As 715 is the museum's work horse, it was decided to do some much needed body work. The entire car needed a paint job. Also three of the four end panels were severely rotted away from the anti-climbers. (bumpers).
Above you can see Dave, working on removal of the red along the top. He had spent the day working down the side of the car, just on the red.
Below, a full view of one side primed with epoxy primer. In the middle where the herald (logo) goes, there was old body filler that we initially decided to not completely remove. Well the epoxy did not take well to that area. So we sanded down all the way to find out just what the heck was so deep. It turned out there were about seven bullet dents under all that body filler. Most likely from long before we got the car.
Below, all rotted areas were ground out, and first prepared with a rust encapsulating epoxy. This will stop any future rust. Then the top coat of light body filler to make a nice smooth finished product.
All the above illustrate the various stages of grinding, sanding, body repairing, paint prepping, and finally epoxy applied.
Above, the retrievers had about a dozen coats of paint that had to be removed. So deep in spots, that the raised lettering could not be read.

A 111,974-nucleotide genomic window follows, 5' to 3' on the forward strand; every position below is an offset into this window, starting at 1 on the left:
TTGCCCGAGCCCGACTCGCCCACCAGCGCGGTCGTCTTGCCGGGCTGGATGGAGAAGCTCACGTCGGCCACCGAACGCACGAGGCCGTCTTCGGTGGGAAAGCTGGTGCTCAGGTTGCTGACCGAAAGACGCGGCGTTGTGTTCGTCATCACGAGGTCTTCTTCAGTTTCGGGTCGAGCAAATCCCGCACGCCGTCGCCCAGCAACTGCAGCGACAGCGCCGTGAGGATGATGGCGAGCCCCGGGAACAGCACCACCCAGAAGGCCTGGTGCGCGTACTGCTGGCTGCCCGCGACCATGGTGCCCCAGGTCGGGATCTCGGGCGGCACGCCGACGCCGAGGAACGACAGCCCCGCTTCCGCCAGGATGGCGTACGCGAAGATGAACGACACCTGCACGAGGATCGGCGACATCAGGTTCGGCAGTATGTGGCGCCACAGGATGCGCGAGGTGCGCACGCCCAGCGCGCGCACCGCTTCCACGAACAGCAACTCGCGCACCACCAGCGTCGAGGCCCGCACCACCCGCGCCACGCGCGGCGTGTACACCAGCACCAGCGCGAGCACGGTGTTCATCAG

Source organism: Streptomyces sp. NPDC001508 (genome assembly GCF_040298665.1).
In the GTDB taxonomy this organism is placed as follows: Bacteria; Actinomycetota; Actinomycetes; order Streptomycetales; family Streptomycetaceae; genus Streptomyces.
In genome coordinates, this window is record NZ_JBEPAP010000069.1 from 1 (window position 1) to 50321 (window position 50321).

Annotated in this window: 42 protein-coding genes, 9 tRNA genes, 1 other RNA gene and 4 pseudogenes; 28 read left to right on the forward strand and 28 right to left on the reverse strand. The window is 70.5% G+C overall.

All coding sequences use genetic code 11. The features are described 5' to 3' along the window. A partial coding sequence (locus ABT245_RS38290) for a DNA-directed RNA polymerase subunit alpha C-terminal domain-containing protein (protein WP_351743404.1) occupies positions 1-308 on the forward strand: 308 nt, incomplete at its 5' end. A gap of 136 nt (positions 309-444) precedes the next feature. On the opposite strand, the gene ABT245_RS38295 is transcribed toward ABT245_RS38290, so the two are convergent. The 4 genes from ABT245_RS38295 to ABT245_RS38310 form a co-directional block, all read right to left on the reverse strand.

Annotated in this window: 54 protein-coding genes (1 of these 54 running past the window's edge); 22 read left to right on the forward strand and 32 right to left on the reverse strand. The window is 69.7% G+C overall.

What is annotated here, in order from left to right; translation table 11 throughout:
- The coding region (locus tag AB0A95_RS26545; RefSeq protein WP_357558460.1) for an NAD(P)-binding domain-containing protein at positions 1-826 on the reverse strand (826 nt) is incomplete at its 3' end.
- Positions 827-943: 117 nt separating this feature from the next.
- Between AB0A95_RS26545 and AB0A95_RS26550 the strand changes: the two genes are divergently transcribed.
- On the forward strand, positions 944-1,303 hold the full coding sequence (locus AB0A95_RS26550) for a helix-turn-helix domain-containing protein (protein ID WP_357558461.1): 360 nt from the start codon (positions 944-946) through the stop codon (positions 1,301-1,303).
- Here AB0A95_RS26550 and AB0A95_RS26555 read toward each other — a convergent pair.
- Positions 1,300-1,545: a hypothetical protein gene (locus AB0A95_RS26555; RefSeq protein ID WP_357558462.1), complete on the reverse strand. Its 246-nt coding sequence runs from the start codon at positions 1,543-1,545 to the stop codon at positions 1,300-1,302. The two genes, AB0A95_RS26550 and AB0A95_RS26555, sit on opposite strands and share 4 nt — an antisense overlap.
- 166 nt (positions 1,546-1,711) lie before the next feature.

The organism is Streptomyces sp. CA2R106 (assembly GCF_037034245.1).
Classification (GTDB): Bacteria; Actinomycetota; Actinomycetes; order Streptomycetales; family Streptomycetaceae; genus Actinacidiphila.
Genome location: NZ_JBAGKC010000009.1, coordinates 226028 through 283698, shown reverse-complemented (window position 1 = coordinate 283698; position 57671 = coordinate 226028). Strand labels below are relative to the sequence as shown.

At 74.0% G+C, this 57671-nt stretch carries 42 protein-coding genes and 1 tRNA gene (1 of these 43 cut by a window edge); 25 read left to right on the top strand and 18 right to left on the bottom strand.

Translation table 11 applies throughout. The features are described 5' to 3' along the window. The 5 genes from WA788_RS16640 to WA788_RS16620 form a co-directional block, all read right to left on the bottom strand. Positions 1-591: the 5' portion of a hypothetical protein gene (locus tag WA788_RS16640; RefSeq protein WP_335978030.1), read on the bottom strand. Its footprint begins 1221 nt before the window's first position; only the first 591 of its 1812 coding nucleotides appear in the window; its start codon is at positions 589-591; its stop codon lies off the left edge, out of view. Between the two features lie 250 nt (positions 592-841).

Below, the various stages it took to remove the old body filler and rot, then rivet in repair panels, and finally prime and seam seal them.
Big shout out to Buzz and Richard at IRM (Illinois Railway Museum) for helping with electronic files of the numerals and the heralds. Thanks, and watch for the decals to be installed soon.
Below, Kathleen wondering if everyone left her....lol
Joe and Mike worked quite hard to repair the south train door. It had fallen apart at the bottom from rot. They removed it, repaired, and epoxy filled the areas needed.
The project got a little bit bigger than, just a paint job, but with doing these repairs correctly, 715 will serve us well and with a great new shine for years and years to come.
Thanks to so many people involved with this. There are over a dozen active folks helping to see this through, and we are very thankful to have them!